Different individuals have different images and expectations from therapy, largely dependent on their past experiences and how therapy is depicted in the media. Few people understand the ways therapy can differ in reality, but being able to interpret therapy buzzwords can go a long way to helping a person establish a more realistic expectation of what they will get when they start therapy.
Among these buzzwords is the term “brief” therapy. This is a buzzword that is often used interchangeably with “short-term” therapy or “solution-focused” therapy. All three of these terms refer to therapy that is expected to occur over a period of several weeks instead of several months or years. It gained popularity when health maintenance organizations (HMOs) limited the number of therapy sessions they would pay for, so a plethora of research studies were released showing its efficacy. What this blog aims to do is to put “brief” therapy and its evidence-based practice into context.
Probably the best of the interchangeable buzzwords in terms of being descriptive is “solution-focused” therapy. This is therapy undertaken when a person has a very specific problem that has arisen very acutely, with very little history or nuance to it. The teenager is anxious because they have SATs coming up, or the adult is angry because their marriage is ending, or the elderly person is depressed because they no longer have the level of physical functioning they used to. These can seem like very straight-forward problems that potentially have quick solutions: teaching calming exercises for test-taking; gaining perspective on a problematic marriage; identifying strategies for maintaining dignity and independence in old age. These kinds of things can be very quickly accomplished, and at times they are sufficient for helping an individual get through a difficult period of their life.
Yet, these kinds of problems rarely crop up in a vacuum. The anxious teenager often has larger performance anxiety or perfectionistic tendencies. The angry adult might have displayed anger management issues for the duration of their marriage, alienating their partner. The elderly person may not have the social or financial resources to turn to for maintaining their independence. In these circumstances, while short-term therapy can offer a new functional skill, it doesn’t address the underlying problem.
Imagine that you go to your primary care doctor. You had tripped over an electrical cord and now your lower leg hurts. The primary doctor determines that the problem is the pain in your leg and prescribes a pain medication, which works on your pain every time you take it. However, what was not addressed was the reason WHY your leg hurts after tripping, and most reasonable individuals would consider this approach to be neglectful. Maybe you have a basic bruise, or maybe the bone is broken or a ligament is torn. Each of these causes requires a different treatment approach, but none of those treatment approaches are prescription-level pain medication.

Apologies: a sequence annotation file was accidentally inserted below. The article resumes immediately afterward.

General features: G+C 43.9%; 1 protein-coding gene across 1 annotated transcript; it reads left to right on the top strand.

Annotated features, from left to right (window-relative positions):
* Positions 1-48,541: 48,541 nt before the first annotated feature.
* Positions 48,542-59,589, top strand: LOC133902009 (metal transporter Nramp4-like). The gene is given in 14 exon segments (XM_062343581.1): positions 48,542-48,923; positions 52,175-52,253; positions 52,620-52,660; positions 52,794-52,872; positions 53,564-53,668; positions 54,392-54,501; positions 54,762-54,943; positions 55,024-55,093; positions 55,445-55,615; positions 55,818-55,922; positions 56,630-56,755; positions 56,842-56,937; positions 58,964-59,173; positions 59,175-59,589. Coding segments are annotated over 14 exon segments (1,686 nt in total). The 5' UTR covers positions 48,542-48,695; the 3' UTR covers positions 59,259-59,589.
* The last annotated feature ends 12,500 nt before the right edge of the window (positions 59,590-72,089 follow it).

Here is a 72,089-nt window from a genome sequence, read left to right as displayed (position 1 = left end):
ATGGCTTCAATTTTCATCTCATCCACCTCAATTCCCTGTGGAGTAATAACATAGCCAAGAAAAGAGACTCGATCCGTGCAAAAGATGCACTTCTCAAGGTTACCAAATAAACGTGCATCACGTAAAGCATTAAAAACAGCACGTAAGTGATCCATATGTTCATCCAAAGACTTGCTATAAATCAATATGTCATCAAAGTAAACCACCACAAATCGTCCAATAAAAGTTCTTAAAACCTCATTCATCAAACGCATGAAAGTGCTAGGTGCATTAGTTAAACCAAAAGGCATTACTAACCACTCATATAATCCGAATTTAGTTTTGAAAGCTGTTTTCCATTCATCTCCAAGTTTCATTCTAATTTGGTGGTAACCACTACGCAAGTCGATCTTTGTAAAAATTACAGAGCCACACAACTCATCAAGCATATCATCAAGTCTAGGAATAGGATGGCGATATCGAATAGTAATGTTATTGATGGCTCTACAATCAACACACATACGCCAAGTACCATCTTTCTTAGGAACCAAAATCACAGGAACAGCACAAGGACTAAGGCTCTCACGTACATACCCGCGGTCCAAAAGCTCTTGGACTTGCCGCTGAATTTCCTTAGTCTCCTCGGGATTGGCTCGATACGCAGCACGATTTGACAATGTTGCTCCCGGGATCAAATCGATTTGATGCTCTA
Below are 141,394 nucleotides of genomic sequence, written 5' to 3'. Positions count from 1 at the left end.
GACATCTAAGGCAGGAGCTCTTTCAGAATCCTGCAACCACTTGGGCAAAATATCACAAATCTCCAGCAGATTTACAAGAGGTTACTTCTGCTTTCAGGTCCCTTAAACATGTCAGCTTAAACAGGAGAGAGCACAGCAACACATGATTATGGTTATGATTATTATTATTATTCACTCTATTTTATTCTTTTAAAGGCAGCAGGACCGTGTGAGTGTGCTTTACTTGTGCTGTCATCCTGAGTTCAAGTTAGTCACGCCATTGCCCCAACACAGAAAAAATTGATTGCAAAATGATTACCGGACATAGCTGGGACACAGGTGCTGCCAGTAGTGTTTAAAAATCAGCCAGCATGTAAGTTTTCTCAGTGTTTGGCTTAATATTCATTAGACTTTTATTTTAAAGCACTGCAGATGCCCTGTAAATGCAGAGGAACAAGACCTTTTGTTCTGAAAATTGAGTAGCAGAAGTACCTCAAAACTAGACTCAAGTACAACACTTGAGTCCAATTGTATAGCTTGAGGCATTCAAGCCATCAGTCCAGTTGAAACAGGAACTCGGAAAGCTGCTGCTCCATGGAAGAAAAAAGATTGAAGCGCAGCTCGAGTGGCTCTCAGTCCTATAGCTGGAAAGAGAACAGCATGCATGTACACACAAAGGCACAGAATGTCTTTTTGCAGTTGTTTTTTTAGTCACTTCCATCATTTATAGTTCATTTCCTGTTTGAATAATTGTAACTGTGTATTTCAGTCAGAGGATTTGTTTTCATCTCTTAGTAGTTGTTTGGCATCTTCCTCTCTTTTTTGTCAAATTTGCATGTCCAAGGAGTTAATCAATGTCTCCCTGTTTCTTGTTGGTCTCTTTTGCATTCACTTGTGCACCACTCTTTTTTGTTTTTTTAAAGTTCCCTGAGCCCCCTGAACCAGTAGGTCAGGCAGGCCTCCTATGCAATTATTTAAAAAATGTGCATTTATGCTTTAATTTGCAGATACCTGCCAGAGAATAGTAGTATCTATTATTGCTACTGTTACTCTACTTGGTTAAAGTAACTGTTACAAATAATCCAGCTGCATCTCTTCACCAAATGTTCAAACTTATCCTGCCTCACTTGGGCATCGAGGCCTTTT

Many therapists now recognize - as health insurance companies have come to recognize - that short-term therapy is more often insufficient to treat an individual’s psychosocial needs. Therefore, identifying that you are in need of therapy can often be an acknowledgement that there is something deeper that needs to be addressed. This can be a hard pill to swallow. It can lead to fear and worry that you are fundamentally flawed or that your problems are hopeless. Imagine if you went to doctor after doctor for your leg pain over the course of a year, and all any of them did for you was write another prescription. After a while you would wonder whether you have to accept that your leg will always hurt, or whether the entire medical profession is incompetent, when what is true is that the treatment that has been repeatedly offered has been insufficient to address the real problem: not you, not your complaint of pain, but your injured leg which has nothing to do with your character. Now imagine if the reason these doctors kept simply writing prescriptions is because your insurance won’t let them do x-rays, and even if a broken bone or a torn ligament was found, it wouldn’t cover a cast or surgery or physical therapy anyway. Oh, and once you hit your 5th day of pain medication, you’ve used up your pain medication benefits for the year. You might feel as though your pain is being dismissed, rather than being treated, right?
Long-term therapy - when it is warranted - can be a high-investment process but it is also a high-yield process. Resolving things like perfectionism, existential anger, low self-esteem, rejection sensitivity, loss of dignity, or many more deeper issues takes time in order to be sustainable. The therapist who can commit to walking through these longer-term issues with you is one who can see (and help you see) progress in small steps, can empathize with the disappointment of setbacks, and can connect and engage in the life you are living in all of its wholeness.